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Art Grows Children's Brains

One of the most wonderful experiences that I can have is to encounter a display of art by children and youth.

When I enter a school, I am drawn like a magnet to the sections in the hallways that hold the most recent creations of the kids. Sometimes I see murals on buildings or plywood barriers around construction sites that are exquisitely done and shout out with the talent of the young artists who prepared them and I can't contain my glee.

There is something primitive and exciting to me about the process of taking a blank space and filling it with colour and texture.


A great thing about introducing art to even the youngest children is that there are so many lasting benefits besides the beauty of the work they produce.

The latest news about the brain reports that artistic activities strengthen the synapses between the brain cells. Studies indicate that the synapses actually grow stronger with increased participation.

A while back I wrote about the healing power of music and now we can add art to the list of healing activities. Neurobiologists who map the activity in the brain have evidence that the arts help the brain develop in young children who have experienced trauma. Researchers tell us that the limbic and cortical regions of the brain respond to art, storytelling, play therapy, drama, and writing and that these responses promote healing and growth.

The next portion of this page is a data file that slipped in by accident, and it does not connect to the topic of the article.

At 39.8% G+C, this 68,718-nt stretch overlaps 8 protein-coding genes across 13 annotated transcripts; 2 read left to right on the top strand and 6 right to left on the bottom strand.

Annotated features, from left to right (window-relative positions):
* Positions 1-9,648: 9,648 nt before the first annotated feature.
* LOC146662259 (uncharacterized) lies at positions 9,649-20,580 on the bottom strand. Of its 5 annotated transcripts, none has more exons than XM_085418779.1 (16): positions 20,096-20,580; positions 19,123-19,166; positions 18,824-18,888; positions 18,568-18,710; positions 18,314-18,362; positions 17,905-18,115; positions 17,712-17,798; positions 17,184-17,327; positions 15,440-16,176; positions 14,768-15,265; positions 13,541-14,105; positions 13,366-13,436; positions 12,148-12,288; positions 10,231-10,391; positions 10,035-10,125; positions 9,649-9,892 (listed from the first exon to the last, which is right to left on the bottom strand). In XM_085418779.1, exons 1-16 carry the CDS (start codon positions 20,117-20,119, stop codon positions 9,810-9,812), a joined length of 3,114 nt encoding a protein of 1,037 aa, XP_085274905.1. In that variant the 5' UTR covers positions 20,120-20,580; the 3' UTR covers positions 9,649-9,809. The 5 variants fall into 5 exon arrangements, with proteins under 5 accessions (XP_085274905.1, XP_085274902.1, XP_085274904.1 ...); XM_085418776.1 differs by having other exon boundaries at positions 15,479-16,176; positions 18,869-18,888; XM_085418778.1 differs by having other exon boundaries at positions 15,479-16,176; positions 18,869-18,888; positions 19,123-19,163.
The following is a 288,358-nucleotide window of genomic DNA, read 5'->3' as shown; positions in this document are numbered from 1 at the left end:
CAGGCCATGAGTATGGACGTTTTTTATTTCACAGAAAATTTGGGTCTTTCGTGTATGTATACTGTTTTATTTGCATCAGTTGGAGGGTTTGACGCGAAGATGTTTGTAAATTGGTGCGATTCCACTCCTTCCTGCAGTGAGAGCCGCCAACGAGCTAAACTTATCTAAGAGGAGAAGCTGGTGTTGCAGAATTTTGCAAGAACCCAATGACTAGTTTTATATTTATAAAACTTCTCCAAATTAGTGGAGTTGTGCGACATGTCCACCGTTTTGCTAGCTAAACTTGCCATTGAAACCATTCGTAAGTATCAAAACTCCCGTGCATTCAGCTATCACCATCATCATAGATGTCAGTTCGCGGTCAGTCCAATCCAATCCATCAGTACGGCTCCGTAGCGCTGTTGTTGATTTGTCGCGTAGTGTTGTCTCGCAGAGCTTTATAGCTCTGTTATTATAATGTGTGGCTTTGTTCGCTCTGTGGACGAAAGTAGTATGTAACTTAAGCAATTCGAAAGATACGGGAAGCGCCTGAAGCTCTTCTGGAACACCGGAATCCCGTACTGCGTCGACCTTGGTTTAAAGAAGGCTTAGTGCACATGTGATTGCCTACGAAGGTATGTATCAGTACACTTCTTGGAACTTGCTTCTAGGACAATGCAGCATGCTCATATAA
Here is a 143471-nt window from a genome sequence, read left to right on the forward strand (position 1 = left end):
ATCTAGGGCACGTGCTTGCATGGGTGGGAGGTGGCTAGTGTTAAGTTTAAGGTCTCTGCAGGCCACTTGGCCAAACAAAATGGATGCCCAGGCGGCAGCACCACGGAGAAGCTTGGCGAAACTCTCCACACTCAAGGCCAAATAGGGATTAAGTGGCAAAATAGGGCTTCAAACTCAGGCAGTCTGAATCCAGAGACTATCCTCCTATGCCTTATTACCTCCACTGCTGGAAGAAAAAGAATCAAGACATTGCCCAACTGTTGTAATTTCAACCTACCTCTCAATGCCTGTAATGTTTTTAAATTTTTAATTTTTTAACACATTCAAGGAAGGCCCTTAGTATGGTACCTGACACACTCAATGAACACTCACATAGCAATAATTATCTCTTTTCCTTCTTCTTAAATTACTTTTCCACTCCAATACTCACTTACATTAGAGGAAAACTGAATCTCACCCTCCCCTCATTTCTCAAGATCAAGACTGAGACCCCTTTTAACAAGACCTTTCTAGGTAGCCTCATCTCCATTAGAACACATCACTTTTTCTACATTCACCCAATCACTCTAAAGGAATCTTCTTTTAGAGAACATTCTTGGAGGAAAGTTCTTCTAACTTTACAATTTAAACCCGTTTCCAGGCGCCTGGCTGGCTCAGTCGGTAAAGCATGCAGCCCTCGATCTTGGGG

Children learn many skills through art. They improve their communication skills through expression and they can process what they have learned by creating a picture or putting colours together on a piece of paper. Art can bridge the gap when words are not available.

Artistic activities develop imagination and it provides a means for interpreting the world around. It has cultural benefits that help a child connect with her culture through art as well as introducing other cultures into the child's world view.

The young have been encouraged to create with paint and clay and plain old mud since the beginning of time. Adults knew instinctively that this developed fine motor skills and was a tool for building confidence in children. Art also provides sensory learning when children choose their own art materials and then immerse their hands and feet into the texture of the product. Art is a way to physically connect with nature. Kids find leaves, shells, sticks, and nuts to build the perfect creation.

Humans like to express and we like to have many ways to do it. Our artistic side connects our emotional, physical, mental and spiritual sides. This is evident in the cave art that has survived for thousands of years, giving us insight into who the artist was and what his world was like. Art is the time capsule that has passed on the history of mankind.

Now most kids may not be a budding Michelangelo but they can impact the world with their imagination and their creativity in the most powerful ways. Check your art supply cupboard and see if you need to re-stock.